May 2, 2013
My fellow Rhode Islanders,
Today, Rhode Island is making history.
We are living up to the ideals of our founders who believed so deeply in the words etched behind me in marble: "to hold forth a lively experiment, that a most flourishing civil state may stand and best be maintained..."
In January 2011, I stood before you in the same spot where I stand today.
I said then: "When marriage equality is the law in Rhode Island, we honor our forefathers who risked their lives and fortune in the pursuit of human equality."
I believe those words just as much today as I did then, and I am proud and humbled to make the Marriage Equality Act the law of the land in Rhode Island.
We would not be where we are today without the Rhode Islanders who for decades have fought for tolerance and freedom over discrimination and division.
People such as David Cicilline, Gordon Fox, Rhoda Perry, Frank Ferri, Donna Nesselbush, Michael Pisaturo, Myrth York, Josh Miller, Art Handy, and Sue Sosnowski. I am so pleased that many of them are here celebrating with us this evening. Sadly, some of them, such as the late Julie Pell and June Gibbs, are not. But they are certainly here in spirit.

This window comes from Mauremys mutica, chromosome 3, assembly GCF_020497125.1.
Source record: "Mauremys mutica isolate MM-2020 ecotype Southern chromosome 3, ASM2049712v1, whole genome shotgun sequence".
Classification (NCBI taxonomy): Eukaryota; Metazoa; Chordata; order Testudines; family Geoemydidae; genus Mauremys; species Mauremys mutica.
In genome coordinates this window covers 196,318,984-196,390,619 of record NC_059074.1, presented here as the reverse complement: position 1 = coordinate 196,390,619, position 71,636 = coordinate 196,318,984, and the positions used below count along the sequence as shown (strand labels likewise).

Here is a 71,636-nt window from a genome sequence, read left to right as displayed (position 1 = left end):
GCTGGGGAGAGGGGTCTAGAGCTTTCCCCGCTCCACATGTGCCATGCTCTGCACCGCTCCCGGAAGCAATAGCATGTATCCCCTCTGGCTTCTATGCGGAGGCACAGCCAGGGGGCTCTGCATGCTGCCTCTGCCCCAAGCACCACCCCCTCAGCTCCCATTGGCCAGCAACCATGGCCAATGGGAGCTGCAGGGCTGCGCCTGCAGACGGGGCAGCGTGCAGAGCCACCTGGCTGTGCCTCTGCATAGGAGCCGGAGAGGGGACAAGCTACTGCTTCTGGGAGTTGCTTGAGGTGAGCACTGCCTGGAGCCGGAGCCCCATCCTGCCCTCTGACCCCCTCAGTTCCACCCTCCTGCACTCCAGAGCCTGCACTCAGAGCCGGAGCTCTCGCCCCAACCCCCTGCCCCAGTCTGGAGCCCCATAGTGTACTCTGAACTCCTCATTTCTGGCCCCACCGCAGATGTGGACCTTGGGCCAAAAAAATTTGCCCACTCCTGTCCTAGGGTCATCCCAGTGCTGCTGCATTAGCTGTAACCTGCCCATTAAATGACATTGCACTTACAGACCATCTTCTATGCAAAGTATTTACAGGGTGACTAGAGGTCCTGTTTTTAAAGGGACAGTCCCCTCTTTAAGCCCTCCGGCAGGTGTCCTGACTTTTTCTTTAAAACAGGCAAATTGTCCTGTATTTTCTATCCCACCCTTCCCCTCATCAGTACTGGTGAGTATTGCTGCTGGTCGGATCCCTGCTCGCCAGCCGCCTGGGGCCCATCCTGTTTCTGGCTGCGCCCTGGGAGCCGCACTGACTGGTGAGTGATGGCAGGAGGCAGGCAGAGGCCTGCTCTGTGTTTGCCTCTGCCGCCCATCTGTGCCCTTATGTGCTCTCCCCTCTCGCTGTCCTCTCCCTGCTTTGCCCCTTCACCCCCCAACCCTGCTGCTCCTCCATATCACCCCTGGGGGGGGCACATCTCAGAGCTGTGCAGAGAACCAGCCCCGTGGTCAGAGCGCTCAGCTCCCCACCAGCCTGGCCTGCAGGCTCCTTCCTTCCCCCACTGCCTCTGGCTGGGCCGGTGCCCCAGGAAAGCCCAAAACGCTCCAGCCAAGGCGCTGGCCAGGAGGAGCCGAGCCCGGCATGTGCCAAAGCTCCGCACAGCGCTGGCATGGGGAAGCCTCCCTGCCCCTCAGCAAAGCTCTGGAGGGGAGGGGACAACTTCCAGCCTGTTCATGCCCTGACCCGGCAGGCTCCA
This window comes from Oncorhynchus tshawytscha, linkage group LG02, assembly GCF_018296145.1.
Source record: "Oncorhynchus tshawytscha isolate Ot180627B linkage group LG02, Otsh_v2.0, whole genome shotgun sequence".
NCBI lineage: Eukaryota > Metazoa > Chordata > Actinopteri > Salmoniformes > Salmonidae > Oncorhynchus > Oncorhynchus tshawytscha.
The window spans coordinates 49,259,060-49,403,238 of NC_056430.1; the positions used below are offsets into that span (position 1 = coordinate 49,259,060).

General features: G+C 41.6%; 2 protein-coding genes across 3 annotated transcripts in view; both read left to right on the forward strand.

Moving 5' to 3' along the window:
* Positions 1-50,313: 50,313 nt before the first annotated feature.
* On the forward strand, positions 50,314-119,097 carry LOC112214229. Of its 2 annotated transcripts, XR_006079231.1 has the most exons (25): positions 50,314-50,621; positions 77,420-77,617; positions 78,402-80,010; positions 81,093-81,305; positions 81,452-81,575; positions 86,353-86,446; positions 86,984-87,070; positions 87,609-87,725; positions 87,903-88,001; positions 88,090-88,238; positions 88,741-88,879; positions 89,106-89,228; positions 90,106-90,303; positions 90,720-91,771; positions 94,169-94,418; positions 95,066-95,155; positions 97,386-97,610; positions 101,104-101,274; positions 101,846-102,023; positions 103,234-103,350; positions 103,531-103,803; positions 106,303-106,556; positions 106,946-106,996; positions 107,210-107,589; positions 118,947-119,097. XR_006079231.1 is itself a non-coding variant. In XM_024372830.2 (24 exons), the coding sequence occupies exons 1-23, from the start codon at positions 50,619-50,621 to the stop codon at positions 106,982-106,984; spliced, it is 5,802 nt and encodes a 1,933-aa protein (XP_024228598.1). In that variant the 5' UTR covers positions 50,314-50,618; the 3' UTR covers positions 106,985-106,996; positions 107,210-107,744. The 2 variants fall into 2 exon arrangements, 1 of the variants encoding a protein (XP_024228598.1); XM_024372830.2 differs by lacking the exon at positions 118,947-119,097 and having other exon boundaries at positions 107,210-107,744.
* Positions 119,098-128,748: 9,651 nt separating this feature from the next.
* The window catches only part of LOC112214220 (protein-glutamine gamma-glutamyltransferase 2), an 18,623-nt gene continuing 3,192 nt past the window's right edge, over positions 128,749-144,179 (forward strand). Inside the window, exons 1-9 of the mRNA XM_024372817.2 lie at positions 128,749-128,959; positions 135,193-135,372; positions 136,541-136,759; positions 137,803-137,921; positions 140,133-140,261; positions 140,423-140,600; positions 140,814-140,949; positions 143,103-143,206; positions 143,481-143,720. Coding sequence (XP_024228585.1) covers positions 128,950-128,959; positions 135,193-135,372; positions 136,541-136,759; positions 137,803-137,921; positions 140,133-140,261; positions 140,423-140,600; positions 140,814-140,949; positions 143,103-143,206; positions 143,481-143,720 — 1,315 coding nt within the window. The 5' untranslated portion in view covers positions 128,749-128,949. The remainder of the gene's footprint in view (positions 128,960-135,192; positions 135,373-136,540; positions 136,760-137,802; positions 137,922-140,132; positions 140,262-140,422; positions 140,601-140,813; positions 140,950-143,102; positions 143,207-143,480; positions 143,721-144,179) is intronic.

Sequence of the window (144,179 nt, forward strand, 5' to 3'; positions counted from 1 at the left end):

This legislation also would not have passed without the extraordinary efforts of Rhode Islanders United for Marriage, with Ray Sullivan at the helm. The doors that were knocked on, the conversations that took place, the calls that were made to legislators - this is what pushed us over the finish line. I want to thank all of the staff, supporters, and volunteers for their hard work and commitment to a worthy cause.
I also want to commend Speaker Fox, who has been a leader in this struggle for many years, for his decision to call a House vote in January. That vote was 51-19. And I give great credit to Senate President Paiva Weed for calling the roll and allowing her members to vote their conscience. That tally was 26-12.
It is fitting that we are gathered today at our marvelous State House. This gorgeous building, towering majestically over the capital city, is a reminder of the extraordinary wealth that once flowed through Rhode Island.
My fellow Rhode Islanders, we can have that prosperity again - through growing our existing companies and the new economy of high-tech start-ups, the creative sector, and 'the meds and the eds.' The talented workers who are driving this economy want to live in a place that reflects their values. And now, Rhode Island does.
In closing, I want to say a few words to our many, many LGBT family members, friends, and neighbors all across Rhode Island. I know that you have been waiting for this day to come. I know that you have loved ones who dreamed this would happen, but did not live to see it. But I am proud to say that now, at long last, you are free to marry the person you love.